Like any scholar, I love a good discussion. I especially love difficult ones. The best discussions put my arguments and assumptions to the test and, sometimes, alter them. However, at some point, what at first seems like a good discussion may become a shouting match. Such angry talk may become a “conversation stopper,” but I always make sure to ask myself what I can learn from these moments of passion. Regarding such conversation, a recent discussion of the schlemiel I gave was especially interesting because, at some point, the academic became much more mundane and everyday. The talk I originally planned dovetailed. And I like this as I often find many academic discussions to be sterile. I often walk away from them the same person.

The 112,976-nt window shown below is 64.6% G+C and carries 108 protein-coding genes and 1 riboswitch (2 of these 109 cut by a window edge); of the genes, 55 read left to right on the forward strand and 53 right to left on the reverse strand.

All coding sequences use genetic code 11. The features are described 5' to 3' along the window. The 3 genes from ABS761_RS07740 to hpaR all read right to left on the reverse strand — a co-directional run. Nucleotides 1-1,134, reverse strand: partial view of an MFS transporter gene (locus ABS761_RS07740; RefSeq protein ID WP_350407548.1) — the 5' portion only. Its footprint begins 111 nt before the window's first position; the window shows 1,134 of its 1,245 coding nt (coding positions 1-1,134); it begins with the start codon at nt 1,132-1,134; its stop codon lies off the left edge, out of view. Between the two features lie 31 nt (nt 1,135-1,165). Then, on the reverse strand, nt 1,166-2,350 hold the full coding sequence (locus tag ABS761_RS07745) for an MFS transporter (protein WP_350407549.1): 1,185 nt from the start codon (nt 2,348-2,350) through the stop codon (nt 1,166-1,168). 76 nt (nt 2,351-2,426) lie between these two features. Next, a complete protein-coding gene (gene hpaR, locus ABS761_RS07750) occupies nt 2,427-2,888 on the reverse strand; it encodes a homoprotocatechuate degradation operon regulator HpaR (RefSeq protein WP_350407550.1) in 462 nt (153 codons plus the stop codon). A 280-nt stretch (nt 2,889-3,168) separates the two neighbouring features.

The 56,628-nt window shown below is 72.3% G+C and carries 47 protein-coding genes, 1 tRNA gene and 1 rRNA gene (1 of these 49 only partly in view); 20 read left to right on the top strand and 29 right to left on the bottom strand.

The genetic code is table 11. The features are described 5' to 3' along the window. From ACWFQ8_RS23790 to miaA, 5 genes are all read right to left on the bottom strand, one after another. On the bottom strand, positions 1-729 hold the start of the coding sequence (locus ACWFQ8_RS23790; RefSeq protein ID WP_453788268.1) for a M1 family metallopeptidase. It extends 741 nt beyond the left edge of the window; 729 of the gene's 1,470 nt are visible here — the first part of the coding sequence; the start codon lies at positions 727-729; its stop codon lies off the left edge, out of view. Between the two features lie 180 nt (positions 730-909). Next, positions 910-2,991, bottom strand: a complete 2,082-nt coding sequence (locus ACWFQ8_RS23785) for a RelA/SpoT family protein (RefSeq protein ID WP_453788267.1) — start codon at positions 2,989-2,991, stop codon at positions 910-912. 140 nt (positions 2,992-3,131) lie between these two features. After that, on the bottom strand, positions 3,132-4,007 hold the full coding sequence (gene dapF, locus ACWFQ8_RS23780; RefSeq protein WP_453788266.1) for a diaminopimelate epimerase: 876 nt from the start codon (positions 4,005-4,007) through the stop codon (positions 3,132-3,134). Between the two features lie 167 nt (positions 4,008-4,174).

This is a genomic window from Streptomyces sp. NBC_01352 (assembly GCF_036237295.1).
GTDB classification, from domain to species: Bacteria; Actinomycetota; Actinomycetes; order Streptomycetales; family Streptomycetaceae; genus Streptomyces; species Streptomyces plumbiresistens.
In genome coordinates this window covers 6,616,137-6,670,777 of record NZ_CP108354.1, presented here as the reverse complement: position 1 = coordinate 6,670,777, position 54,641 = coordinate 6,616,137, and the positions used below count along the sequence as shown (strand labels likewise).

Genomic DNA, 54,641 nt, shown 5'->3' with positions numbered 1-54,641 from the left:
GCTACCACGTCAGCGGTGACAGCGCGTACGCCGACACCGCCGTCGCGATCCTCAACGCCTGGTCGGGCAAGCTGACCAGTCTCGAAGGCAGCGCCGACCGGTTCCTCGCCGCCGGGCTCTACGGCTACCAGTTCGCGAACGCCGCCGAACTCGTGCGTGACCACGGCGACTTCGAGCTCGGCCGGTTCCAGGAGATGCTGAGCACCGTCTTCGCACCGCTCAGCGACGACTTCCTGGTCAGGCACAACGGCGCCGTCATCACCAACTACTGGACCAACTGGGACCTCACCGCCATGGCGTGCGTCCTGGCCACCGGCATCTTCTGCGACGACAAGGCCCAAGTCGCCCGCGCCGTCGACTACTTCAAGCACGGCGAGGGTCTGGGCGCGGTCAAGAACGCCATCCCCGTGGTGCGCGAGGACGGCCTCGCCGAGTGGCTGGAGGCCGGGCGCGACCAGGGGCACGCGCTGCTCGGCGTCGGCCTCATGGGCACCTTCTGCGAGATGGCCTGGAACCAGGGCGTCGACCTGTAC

I grew up with friends who challenged each other on a daily basis, but these moments weren’t academic. They were thoroughly mundane and through them I learned how to stand up for what I believed in or, at the very least, to test what I believed in. These challenges helped to me to grow as a human being and left me with questions that I felt deeply and knew I had to work through. Most of these questions had to do with my identity and breached the issue as to what it means to be Jewish, American, white, and male in small-town America. The challenges which issued these questions altered how I looked at myself and the world around me. They were physical and psychological; they were not intellectual or academic (although they became academic questions, their root was the everyday challenges I faced growing up). So when I find spaces where academic challenges merge with everyday challenges and where these challenges come at me from different – unexpected – angles, I can’t help but smile: I know that I will, hopefully, experience a moment of possible growth and change. On the other hand, I know that such challenges may also teach one nothing and may only create unnecessary difficulties or even stunt one’s growth.